Orange Liqueur vs Orange Extract

The alcohol contained in your orange liqueur will burn off when in the process of baking and this makes it conducive to use. Curacao and Triple Sec are the types of orange liqueur flavors that are usually made using neutral spirit and they will give a type of flavor closely similar to that of orange extract. The most popular orange liqueur you will find around is the Grand Marnier that is made with brandy but this would give the recipe a distinctive flavor. The main downside of using orange liqueurs is that it could be very expensive but the good thing is that if you have it in your mini-bar, it is good for emergency purposes.

Orange Oil Substitute

Using orange oil as an alternative for your orange extract will give the impact of your extract thanks to its high concentration. The only downside of using orange oil is that it will also add oil to the recipe but this will be just in a small amount and should not have a huge impact on the recipe’s outcome. Orange oil is less expensive per the quantity required as a replacement for the orange extract though it is not as pure as the orange extract. All you need is just two drops of your orange oil as an equal flavor of the orange extract needed.

 

Orange Zest vs Orange Extract

Use one teaspoon of your orange zest as a replacement for ½(half) teaspoon of your orange extract. You should know that each of the oranges will have different levels of flavor contained in the peels. If you want to ensure that the flavor spread out well and that large rind chunks are not in the baking, be sure to use some finely chopped shavings rather than using large chunks or long strips of your orange peel. Be careful and ensure that the white pith of the orange peel does not get into the baking because it could be bitter.

Orange Juice Substitute

You can commonly find orange juice in oranges that are yet to be squeezed or in the fridge. The good thing about the orange juice is considered that it is readily available to use as an alternative. The considered biggest threat of using orange juice as a substitute for your orange extract could be that you will need a higher content of liquid to get a similar flavor. In case what you are looking for is just to have an orange hint, then orange juice is your best bet as a replacement. Take for example a recipe of pancake, that needs one cup of water and half a teaspoon of your orange extract, you should use one cup of your orange juice to replace the needed cup of water. You can combine orange zest with orange juice if what you want is a stronger flavor. If your orange juice is frozen concentrated type, it will give more flavor without adding much liquid but this will still not be strong like enough like an orange extract. If what your pancake recipe needs is not water but milk, you will not swap milk for juice because it will not give the same consistency. You can instead use one tablespoon of frozen concentrated orange juice with possibly orange zest.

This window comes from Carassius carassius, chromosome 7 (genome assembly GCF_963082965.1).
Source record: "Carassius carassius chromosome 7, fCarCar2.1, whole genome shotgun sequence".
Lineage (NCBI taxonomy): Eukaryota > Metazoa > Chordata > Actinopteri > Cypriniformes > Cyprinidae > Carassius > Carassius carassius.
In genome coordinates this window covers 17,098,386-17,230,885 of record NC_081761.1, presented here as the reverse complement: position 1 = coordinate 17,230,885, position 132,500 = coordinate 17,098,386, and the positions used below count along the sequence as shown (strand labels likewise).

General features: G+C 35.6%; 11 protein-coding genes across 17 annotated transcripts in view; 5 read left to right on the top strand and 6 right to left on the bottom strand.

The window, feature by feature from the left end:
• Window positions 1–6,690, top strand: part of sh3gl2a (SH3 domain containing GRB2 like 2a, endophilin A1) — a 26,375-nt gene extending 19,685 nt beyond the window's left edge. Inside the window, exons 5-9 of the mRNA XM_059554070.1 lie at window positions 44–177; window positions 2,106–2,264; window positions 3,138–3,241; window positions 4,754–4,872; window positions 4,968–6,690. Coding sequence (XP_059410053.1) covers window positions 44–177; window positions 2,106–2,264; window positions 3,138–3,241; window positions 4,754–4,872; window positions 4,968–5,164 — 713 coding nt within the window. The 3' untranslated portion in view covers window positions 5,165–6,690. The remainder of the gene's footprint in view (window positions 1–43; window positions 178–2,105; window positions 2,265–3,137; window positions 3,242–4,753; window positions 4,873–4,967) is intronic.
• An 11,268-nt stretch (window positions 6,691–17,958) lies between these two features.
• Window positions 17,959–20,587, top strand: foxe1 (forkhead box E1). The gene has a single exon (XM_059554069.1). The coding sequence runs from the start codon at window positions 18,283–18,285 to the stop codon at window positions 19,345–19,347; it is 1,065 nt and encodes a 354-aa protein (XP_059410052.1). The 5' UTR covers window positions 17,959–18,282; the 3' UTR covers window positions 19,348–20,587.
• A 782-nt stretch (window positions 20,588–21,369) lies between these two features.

You can as well reduce the orange juice just before you use it. This is to help remain only the flavor by removing some liquids. All you need to achieve this is to add the orange juice in a pan simmering it by frequently stirring. We might not recommend how much you may use because depending on the amount you have reduced, the content of water and flavor will vary. You may be required to add some orange zest to the reduction so that the flavor will be enhanced though you will have to do trial and error by taste testing for the best results.